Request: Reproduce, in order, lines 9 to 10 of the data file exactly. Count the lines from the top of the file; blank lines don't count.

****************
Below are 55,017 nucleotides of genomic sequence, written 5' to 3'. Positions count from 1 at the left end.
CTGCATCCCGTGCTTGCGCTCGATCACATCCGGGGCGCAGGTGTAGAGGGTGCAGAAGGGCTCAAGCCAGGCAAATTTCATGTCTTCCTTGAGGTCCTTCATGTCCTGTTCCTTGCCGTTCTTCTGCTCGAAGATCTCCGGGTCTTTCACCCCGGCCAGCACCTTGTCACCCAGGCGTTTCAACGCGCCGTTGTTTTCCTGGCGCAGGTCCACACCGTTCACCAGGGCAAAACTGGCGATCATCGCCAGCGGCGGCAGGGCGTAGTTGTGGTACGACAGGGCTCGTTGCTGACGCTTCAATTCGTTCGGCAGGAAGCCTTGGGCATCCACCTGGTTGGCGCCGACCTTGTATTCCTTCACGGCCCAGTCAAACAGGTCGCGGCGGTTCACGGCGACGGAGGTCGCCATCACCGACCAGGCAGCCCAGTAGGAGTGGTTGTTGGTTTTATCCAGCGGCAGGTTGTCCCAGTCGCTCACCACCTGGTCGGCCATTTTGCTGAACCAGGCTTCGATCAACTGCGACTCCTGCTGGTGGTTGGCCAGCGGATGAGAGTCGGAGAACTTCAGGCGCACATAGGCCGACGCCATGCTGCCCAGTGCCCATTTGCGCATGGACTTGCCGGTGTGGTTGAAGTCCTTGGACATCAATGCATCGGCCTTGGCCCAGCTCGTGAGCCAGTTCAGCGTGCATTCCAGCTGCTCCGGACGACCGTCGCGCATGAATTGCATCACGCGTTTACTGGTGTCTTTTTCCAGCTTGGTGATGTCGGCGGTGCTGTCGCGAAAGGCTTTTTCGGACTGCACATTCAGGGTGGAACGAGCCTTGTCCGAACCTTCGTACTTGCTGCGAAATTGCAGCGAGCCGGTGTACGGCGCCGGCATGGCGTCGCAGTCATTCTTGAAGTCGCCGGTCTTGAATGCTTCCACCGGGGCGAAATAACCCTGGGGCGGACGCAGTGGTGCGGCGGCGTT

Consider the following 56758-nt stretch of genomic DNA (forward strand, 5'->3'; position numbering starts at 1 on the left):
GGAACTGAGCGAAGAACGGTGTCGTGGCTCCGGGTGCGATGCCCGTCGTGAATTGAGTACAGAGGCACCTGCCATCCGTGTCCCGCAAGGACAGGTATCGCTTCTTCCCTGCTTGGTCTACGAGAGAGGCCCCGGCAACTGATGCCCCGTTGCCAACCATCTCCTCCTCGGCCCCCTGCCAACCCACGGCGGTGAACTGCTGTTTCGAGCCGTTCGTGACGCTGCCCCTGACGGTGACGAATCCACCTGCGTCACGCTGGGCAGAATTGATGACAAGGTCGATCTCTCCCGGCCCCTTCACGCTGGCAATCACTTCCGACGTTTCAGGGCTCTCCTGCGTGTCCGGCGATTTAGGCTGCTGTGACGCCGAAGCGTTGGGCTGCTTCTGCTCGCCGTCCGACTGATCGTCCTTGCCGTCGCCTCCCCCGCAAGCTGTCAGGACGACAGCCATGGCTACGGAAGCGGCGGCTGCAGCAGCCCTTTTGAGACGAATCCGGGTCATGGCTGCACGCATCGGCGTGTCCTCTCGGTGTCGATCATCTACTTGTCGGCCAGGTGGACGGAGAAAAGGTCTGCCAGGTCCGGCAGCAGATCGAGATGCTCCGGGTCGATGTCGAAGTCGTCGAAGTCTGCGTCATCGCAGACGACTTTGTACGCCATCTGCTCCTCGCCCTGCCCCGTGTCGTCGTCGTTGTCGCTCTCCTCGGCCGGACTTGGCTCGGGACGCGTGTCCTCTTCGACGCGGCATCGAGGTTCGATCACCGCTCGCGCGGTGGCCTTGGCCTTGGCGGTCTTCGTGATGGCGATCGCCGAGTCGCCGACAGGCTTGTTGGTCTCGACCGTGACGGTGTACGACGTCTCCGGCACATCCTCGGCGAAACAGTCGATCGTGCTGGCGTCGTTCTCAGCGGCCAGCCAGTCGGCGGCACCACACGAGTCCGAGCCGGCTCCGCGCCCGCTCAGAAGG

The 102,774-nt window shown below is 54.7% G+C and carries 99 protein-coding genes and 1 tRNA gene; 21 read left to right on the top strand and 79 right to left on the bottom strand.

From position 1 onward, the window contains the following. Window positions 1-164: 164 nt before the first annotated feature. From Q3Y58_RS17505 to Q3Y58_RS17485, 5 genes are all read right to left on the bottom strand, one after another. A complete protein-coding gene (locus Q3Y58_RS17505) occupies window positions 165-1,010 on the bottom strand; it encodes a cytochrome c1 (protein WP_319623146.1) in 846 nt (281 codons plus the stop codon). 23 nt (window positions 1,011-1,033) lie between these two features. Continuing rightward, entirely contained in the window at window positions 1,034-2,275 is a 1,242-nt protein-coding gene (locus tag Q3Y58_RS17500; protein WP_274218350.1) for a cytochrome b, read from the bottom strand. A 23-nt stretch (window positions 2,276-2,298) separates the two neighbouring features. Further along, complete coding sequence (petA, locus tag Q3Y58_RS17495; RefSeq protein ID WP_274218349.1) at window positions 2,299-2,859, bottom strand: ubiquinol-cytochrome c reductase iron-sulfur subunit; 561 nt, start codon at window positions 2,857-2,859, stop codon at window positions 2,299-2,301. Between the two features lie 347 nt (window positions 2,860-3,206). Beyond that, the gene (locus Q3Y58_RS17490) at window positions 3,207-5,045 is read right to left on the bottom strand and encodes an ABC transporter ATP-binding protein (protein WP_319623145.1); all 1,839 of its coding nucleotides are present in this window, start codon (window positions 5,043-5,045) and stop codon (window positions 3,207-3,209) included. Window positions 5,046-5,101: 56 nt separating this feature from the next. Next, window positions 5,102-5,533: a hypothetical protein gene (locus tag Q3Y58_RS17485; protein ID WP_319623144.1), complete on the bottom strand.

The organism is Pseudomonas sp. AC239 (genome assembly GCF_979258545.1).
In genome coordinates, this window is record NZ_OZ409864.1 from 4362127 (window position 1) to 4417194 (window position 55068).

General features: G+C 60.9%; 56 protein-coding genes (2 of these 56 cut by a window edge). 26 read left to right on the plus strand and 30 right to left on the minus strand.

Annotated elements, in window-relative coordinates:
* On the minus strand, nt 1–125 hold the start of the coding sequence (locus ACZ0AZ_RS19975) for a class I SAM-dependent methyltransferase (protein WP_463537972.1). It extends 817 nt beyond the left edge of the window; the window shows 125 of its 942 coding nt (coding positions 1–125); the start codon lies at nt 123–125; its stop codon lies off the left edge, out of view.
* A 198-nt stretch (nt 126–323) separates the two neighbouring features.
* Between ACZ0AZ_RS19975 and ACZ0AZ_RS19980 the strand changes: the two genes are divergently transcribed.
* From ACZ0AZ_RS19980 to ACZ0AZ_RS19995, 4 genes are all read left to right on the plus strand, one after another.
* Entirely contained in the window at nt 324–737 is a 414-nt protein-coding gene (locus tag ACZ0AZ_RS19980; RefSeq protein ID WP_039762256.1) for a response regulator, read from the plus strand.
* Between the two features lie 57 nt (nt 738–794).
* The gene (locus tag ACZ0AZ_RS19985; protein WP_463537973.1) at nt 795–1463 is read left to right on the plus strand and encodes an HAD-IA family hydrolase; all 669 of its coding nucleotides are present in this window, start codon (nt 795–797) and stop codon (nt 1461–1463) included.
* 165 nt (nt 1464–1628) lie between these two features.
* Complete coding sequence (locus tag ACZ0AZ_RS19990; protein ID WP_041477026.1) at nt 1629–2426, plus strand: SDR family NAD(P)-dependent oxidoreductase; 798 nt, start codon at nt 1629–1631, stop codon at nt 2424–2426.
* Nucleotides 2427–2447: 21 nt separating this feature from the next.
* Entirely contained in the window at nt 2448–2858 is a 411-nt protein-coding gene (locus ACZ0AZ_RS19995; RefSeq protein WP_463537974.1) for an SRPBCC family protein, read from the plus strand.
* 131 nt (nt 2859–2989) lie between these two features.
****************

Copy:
General features: G+C 60.9%; 56 protein-coding genes (2 of these 56 cut by a window edge). 26 read left to right on the plus strand and 30 right to left on the minus strand.

Annotated elements, in window-relative coordinates: